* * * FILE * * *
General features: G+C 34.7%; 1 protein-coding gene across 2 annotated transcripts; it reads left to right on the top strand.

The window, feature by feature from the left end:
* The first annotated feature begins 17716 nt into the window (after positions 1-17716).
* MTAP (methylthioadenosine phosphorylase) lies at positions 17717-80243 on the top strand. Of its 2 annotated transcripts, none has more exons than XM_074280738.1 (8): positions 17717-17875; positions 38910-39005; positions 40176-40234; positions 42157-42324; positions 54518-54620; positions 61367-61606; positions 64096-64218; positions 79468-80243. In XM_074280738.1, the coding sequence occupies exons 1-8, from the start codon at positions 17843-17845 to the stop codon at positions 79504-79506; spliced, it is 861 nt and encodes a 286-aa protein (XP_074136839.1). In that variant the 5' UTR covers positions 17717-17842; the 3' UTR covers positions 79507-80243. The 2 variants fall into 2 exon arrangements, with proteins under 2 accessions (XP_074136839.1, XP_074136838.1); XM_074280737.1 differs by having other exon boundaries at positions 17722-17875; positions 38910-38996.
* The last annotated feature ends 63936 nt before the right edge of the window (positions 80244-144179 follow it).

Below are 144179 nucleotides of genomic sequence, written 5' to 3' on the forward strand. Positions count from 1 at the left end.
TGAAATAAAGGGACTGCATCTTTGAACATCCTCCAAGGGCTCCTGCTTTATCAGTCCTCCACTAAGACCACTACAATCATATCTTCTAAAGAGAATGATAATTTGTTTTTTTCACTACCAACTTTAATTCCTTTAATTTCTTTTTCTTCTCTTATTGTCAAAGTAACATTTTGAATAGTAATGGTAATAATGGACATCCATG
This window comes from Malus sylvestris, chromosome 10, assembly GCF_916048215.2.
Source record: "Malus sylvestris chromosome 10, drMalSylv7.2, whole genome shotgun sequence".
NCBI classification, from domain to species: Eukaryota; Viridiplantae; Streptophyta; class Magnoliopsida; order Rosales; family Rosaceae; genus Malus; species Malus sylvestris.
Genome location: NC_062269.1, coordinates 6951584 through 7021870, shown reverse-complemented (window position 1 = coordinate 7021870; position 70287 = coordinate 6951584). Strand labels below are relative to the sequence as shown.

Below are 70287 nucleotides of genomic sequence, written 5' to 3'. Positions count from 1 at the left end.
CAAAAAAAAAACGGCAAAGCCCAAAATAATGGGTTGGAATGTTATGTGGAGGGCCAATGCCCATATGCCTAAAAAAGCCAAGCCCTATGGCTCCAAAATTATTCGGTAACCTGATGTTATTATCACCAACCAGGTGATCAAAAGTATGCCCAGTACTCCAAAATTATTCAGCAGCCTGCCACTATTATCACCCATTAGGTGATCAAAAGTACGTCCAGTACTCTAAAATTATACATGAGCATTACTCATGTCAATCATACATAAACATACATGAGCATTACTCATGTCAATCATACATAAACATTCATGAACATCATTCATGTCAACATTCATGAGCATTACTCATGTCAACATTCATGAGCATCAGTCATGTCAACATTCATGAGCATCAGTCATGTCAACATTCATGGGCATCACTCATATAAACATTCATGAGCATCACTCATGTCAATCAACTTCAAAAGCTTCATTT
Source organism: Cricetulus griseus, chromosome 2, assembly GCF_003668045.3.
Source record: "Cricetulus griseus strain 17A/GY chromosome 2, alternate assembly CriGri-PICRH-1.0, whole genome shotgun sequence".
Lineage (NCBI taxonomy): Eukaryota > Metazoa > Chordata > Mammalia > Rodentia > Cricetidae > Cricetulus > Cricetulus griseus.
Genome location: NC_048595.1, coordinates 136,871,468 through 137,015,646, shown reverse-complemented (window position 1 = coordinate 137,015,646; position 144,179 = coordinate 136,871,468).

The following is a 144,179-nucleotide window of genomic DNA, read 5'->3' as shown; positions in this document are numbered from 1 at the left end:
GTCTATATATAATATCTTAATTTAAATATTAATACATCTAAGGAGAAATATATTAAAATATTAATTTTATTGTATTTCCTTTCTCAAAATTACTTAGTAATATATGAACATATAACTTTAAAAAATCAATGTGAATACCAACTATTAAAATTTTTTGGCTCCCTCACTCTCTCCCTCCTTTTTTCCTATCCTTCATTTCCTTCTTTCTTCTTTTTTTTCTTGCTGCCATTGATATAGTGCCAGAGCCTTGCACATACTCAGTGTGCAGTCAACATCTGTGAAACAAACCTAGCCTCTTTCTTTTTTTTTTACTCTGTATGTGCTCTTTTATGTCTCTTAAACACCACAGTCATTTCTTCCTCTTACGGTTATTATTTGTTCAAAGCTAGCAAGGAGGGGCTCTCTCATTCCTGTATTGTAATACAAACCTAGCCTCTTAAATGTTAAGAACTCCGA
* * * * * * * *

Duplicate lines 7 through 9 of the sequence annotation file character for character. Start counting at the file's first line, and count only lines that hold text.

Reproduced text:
TGAAATAAAGGGACTGCATCTTTGAACATCCTCCAAGGGCTCCTGCTTTATCAGTCCTCCACTAAGACCACTACAATCATATCTTCTAAAGAGAATGATAATTTGTTTTTTTCACTACCAACTTTAATTCCTTTAATTTCTTTTTCTTCTCTTATTGTCAAAGTAACATTTTGAATAGTAATGGTAATAATGGACATCCATG
This window comes from Malus sylvestris, chromosome 10, assembly GCF_916048215.2.
Source record: "Malus sylvestris chromosome 10, drMalSylv7.2, whole genome shotgun sequence".